Sitting disease may sound overly sensational but the term, used as a catch-all for the many health risks associated with a sedentary lifestyle, effectively names a condition affecting the health of most Canadians today. Statistics Canada has found that the average Canadian adult spends 10 hours of their waking lives, each day, either sitting or reclining. This inactivity is believed to be a major contributor to the skyrocketing rates of obesity, diabetes, cardiovascular disease, and other chronic diseases prevalent in Canada. Researchers have found direct links between physical inactivity and an increased risk of developing diabetes, heart attack, stroke, and premature death.

Add to that the negative effects of workplace stress and you have the makings for an unhealthy life. Research has shown that workplace stress can manifest in both physical and emotional health problems such as fatigue, nausea, sleep disturbance, anxiety, and depression.

Small habits, big benefits

The good news is that developing small but effective habits can bring huge benefits to both your mental and physical wellbeing.

The most important thing you can do for your health is to become more active. We all know that we should exercise frequently but what you might not know is that even small changes in how you are active can make a big difference. Regularly standing up or walking whenever you take a phone call or skim your newsfeed can have surprising health benefits. Other life-hacks that can contribute to better health are taking the stairs instead of the elevator, setting a reminder to stand up from your desk once every hour, and even walking to a colleague’s desk instead of emailing them.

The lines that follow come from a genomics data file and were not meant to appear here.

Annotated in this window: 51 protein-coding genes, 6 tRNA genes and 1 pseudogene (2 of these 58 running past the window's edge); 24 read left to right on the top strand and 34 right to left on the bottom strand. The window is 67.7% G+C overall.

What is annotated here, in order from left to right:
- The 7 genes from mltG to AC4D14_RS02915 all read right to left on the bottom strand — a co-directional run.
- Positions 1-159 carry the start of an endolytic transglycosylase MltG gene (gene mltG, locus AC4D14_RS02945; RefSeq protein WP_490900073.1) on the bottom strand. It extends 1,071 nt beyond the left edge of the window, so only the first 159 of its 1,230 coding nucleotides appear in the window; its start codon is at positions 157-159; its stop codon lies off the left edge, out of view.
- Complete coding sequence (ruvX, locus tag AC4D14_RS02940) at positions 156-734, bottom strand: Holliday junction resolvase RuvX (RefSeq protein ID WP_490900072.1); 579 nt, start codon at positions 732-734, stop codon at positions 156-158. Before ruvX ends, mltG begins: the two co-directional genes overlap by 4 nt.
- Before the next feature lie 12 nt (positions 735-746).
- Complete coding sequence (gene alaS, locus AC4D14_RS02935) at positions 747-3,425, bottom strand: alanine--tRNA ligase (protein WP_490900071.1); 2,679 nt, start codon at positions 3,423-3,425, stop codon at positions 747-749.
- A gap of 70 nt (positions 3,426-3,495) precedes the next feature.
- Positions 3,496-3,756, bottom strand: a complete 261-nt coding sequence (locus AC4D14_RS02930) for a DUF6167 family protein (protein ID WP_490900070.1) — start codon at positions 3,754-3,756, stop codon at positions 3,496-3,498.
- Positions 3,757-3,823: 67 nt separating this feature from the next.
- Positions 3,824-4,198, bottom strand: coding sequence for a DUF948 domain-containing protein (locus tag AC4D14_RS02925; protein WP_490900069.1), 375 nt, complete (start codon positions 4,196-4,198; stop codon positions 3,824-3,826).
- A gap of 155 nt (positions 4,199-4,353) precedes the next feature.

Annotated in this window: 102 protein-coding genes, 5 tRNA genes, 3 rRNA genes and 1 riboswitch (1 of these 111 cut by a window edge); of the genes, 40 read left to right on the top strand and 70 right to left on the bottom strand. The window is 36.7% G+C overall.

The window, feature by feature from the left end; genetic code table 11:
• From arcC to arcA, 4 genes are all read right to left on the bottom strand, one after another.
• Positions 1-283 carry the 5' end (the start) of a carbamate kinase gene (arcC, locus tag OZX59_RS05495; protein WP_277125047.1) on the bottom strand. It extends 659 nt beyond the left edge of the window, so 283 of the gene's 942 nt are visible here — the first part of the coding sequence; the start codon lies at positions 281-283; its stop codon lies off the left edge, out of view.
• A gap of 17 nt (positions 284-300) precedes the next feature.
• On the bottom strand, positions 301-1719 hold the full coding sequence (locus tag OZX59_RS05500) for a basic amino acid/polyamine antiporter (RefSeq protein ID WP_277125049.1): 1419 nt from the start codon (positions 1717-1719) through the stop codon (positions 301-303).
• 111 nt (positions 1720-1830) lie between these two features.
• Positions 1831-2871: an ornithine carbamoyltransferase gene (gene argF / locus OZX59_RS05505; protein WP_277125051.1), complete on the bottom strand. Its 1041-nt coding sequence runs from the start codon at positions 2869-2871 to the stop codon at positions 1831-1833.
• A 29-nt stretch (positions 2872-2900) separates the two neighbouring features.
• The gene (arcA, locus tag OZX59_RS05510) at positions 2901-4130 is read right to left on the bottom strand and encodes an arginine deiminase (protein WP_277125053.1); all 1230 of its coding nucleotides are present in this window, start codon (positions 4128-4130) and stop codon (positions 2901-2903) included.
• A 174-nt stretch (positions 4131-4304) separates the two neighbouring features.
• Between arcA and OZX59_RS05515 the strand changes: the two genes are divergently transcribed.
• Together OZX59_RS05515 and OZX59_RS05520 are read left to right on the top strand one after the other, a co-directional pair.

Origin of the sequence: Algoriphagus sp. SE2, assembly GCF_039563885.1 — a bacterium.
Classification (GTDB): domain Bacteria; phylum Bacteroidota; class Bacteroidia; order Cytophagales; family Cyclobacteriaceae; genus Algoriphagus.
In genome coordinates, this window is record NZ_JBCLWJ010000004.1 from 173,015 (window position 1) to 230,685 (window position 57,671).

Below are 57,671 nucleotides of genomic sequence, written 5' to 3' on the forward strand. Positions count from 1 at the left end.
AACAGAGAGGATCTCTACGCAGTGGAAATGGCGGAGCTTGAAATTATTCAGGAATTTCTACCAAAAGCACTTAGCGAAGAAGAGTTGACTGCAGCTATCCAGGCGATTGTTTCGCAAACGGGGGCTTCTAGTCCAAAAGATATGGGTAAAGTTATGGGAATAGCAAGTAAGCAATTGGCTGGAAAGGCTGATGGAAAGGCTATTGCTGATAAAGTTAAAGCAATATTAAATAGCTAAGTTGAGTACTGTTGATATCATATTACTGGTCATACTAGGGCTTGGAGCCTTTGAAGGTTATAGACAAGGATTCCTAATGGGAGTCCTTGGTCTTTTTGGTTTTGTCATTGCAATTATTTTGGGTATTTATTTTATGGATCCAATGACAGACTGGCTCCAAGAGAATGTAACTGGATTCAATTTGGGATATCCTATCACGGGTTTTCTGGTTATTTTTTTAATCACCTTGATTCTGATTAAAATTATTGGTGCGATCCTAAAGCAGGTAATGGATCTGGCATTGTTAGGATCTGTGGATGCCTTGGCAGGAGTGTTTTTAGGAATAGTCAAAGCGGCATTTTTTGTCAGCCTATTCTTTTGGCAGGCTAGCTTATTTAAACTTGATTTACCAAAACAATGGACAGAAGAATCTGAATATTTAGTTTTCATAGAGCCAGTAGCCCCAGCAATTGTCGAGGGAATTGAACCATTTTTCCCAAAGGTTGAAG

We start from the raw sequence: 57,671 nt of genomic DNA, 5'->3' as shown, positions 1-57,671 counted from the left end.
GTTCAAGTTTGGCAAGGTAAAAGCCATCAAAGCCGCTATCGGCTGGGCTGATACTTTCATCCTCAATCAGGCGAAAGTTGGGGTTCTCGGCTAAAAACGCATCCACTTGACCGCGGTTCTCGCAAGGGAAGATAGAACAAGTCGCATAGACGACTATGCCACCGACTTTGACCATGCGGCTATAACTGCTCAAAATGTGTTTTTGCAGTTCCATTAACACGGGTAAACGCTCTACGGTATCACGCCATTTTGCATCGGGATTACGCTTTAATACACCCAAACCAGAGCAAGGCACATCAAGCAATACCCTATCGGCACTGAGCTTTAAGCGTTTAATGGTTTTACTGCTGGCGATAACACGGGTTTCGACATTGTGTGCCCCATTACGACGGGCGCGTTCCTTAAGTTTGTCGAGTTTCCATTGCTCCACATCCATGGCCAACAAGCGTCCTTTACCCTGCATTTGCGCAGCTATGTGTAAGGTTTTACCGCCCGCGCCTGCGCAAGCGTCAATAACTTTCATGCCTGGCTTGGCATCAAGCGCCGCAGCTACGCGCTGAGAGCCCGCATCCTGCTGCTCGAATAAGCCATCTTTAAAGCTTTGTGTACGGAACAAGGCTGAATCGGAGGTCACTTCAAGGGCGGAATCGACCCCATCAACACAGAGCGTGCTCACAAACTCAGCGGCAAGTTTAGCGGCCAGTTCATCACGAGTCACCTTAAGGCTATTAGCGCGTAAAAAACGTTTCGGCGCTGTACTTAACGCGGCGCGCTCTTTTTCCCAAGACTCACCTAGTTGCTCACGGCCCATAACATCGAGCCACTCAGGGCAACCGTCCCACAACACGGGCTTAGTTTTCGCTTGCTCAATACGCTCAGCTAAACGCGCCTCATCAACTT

“The muscle group we use when we stand or walk is enough to stop sitting disease, we just need to use it more,” says Laura Weyland, Shoppers Drug Mart pharmacist and certified diabetes educator. “Changing your position frequently is key.”

"Beyond developing healthy workplace habits, it is also important to get 150 minutes of exercise each week in order to combat stress and inactivity."

Beyond developing healthy workplace habits, it is also important to get 150 minutes of exercise each week in order to combat stress and inactivity. Any exercise that raises your heart rate and makes you sweat such as swimming, soccer, dancing, or yoga works to increase your energy, beat the blues,  and relax your mind and body.

Keep track of your health

Monitoring your activity is an excellent way to stay on top of your wellbeing and spot areas of your life which may need some attention.
“When you track your footsteps, for instance, it can be surprising to learn that on some days you’re actually quite inactive,” says Weyland. “Once you have that information, it doesn’t take too much of an effort to get your steps in.”

Making small changes in your workplace today can lead to a longer and healthier life for you and your loved ones.